An international team, including researchers from India, have identified 61 new genetic regions associated with stroke that are potential drug targets to prevent or treat the second leading cause of death worldwide.
Previous genome studies on stroke were conducted predominantly in populations of European ancestry.
The latest results, recently published in the journal Nature, are based on the analysis of data from 2.5 million people from five different ancestries, more than 200,000 of whom had a stroke.
Members of the GIGASTROKE consortium, including Professor Kameshwar Prasad, former head of the department of Neurology at All India Institute of Medical Sciences (AIIMS), Delhi, conducted the research.
"The population studied in this research has a fairly global representation including South Asia, which includes India and Pakistan, Africa, East Asia, Europe and Latin America," Prasad, who is currently the director of Rajendra Institute of Medical Sciences, Ranchi, told PTI.
"The combined results from different ancestries and regions made things clearer at a micro level," he added.
In 110,182 patients who have had a stroke and 15,03,898 control individuals, the team identified association signals for stroke and its subtypes at 89 (61 new) independent gene loci.
Loci are the physical locations of genes on chromosomes in cells and have been called genetic street addresses.
A follow-up in 89,084 additional cases of stroke and 10,13,843 control individuals, 87 per cent of the primary stroke risk regions and 60 per cent of the secondary stroke risk region were replicated.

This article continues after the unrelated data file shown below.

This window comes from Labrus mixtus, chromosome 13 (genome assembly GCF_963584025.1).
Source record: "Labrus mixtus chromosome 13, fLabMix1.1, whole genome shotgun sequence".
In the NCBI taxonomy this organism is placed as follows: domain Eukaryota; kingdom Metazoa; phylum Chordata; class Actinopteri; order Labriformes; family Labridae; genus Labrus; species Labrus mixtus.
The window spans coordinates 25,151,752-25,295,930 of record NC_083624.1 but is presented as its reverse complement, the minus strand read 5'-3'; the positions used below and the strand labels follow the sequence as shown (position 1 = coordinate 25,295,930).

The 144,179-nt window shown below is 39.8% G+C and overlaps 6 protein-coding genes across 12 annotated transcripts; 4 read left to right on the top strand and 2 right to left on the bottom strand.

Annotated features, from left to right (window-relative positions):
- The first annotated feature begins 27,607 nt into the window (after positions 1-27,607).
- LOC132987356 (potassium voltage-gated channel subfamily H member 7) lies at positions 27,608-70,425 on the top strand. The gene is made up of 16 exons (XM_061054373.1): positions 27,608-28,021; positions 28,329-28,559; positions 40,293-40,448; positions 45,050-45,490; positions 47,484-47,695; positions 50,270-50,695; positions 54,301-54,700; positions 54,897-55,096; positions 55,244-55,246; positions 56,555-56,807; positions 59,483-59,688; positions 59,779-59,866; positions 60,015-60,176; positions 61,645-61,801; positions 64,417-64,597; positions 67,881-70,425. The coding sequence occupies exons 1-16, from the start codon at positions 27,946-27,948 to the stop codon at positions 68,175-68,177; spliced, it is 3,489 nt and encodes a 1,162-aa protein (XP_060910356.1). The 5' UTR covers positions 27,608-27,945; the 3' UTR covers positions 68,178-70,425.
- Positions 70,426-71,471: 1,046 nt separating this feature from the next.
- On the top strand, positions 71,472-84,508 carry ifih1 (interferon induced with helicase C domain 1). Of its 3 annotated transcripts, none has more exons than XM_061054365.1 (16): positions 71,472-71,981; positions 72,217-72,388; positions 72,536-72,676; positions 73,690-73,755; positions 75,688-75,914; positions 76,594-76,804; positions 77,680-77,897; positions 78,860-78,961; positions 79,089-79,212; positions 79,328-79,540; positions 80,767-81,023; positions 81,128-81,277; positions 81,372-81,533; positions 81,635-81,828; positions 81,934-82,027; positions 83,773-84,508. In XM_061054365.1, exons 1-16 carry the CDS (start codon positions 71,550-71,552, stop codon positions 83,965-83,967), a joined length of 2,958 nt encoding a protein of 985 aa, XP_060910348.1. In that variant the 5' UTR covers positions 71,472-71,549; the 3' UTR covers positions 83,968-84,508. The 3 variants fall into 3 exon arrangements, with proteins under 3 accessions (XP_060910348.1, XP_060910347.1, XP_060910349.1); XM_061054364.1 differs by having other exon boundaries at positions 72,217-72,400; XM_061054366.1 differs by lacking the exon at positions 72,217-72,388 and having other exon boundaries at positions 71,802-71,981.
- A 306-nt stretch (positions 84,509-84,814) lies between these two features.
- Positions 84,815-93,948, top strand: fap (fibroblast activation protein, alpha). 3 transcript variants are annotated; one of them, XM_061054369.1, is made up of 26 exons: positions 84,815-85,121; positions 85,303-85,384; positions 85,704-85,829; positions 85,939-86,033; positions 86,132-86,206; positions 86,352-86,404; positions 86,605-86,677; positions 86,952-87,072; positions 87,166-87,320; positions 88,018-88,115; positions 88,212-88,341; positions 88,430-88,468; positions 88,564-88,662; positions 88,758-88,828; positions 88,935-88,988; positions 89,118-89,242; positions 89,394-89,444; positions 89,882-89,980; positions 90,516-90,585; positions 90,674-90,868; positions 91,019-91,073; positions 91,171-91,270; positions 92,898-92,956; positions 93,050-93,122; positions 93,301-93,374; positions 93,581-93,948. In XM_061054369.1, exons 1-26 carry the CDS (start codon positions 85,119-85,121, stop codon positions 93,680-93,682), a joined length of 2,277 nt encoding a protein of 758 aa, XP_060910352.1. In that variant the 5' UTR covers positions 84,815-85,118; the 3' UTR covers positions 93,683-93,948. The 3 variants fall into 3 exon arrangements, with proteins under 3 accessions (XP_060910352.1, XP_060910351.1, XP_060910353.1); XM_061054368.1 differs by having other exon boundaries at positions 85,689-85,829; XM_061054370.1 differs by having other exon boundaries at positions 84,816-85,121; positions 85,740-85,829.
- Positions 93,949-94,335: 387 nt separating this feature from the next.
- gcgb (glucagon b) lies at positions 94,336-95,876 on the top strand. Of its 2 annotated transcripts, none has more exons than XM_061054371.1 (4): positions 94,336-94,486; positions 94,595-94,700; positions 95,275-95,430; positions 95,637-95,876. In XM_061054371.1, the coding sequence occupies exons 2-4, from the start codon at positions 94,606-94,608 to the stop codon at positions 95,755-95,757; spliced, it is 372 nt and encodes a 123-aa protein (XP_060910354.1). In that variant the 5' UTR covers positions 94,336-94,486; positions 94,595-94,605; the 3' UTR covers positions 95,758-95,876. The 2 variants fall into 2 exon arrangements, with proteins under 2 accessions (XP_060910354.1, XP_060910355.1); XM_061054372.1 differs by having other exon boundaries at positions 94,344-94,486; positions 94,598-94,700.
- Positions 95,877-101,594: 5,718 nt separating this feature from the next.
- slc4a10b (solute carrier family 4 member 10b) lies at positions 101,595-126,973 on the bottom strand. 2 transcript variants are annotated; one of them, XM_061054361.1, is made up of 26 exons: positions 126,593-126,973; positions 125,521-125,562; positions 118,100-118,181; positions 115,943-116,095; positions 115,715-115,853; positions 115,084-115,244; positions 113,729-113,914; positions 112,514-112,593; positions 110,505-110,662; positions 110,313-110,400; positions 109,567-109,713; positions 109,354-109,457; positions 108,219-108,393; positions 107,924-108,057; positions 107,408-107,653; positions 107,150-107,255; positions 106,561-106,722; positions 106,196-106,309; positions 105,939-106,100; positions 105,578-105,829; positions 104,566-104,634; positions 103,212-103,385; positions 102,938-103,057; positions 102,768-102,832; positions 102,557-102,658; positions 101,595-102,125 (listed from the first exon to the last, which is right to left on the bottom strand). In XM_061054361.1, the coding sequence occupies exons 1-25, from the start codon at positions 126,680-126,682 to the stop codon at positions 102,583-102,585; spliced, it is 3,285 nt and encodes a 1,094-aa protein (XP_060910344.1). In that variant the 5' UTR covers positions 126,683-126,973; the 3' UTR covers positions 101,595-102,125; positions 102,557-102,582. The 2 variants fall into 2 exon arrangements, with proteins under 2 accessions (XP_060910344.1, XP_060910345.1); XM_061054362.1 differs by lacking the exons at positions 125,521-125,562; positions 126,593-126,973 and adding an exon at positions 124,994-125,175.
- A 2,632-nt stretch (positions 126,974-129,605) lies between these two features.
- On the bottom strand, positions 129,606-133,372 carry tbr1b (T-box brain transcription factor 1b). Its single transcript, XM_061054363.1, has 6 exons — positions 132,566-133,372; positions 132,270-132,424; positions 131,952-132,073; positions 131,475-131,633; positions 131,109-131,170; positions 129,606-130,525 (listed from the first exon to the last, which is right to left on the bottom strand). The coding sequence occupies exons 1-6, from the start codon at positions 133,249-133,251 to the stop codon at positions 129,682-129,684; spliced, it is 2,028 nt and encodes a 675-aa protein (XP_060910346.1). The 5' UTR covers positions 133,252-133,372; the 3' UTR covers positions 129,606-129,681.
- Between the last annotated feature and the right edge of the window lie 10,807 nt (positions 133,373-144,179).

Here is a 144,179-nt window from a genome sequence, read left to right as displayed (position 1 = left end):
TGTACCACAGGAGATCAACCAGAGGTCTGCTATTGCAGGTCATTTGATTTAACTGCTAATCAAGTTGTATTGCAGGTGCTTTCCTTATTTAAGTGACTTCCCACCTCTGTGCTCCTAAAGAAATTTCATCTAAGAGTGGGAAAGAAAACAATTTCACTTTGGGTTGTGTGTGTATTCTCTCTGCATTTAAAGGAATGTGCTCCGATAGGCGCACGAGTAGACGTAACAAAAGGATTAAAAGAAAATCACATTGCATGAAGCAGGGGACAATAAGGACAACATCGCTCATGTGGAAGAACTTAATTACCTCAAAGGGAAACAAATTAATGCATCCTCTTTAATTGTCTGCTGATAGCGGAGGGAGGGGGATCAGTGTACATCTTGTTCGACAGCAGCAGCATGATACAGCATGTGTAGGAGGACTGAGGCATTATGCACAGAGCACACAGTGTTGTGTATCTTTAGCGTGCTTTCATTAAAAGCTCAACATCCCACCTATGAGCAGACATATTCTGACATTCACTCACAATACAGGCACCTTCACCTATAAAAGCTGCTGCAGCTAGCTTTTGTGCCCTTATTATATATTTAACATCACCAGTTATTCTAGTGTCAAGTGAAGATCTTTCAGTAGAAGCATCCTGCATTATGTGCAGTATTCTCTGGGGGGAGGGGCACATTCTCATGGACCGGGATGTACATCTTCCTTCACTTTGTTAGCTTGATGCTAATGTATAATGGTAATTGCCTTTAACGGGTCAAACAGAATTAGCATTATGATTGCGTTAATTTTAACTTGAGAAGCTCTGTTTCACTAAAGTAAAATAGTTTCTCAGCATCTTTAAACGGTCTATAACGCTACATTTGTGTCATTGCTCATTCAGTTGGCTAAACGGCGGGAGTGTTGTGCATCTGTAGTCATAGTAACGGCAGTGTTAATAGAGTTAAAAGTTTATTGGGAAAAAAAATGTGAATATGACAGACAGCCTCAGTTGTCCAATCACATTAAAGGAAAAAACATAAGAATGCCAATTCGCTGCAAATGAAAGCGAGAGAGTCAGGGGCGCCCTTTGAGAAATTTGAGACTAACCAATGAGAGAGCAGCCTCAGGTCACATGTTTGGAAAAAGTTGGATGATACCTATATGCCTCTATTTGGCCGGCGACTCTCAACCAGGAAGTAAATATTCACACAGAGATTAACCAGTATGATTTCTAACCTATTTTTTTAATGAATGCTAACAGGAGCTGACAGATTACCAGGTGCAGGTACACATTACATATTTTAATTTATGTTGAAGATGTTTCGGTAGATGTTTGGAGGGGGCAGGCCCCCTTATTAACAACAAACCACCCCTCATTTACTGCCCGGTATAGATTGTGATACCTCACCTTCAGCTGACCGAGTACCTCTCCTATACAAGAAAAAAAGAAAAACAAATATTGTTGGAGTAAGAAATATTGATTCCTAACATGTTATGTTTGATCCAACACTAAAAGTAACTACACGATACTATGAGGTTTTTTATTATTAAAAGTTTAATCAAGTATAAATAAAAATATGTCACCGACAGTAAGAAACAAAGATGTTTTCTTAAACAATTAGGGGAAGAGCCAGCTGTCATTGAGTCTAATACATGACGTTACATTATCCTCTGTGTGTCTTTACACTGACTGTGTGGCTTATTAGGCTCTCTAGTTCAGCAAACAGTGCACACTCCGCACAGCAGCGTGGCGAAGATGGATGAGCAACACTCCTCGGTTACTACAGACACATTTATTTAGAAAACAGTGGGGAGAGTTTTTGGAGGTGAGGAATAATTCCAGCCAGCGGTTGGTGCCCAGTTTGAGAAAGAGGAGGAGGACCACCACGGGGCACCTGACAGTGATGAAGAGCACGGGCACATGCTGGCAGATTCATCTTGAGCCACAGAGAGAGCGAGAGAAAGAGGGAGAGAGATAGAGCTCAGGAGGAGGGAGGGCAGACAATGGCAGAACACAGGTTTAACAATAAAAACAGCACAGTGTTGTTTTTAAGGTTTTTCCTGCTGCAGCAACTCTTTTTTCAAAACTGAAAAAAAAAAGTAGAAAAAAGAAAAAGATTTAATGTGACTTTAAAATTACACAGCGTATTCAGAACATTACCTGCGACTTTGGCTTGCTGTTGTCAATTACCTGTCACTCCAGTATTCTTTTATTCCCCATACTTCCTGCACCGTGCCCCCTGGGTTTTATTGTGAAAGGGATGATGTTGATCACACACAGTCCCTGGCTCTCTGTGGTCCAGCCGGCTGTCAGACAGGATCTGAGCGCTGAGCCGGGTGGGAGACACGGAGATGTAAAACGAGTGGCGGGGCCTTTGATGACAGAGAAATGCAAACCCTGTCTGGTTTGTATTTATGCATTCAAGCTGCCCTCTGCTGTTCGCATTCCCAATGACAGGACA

Target regions and results
The study also highlighted F11, KLKB1, PROC, GP1BA, LAMC2 and VCAM1 regions as possible targets, with drugs already under investigation for stroke for F11 and PROC regions.
Prasad and his team contributed data of 4,088 individuals -- 1,609 stroke cases and 2,479 controls -- from the South Asia, which included India and Pakistan.
They found that the frequency of a genetic region called COBL is higher in people suffering neurological disorders from India and Pakistan. Higher frequency of this region was not identified in patients from other ancestries.
"Our results provide insights to inform biology, reveal potential drug targets and derive genetic risk prediction tools across ancestries," Prasad noted.
Stroke is the second leading cause of death worldwide, responsible for approximately 12 per cent of total deaths, with an increasing burden particularly in low-income countries.
Characterised by a neurological deficit of sudden onset, stroke is predominantly caused by cerebral ischaemia, a common mechanism of acute brain injury that results from impaired blood flow to the brain.
The frequency of stroke subtypes differs between ancestry groups as exemplified by a higher prevalence of small-vessel stroke (SVS) and intracerebral haemorrhage (ICH) in Asian and African populations compared with European populations.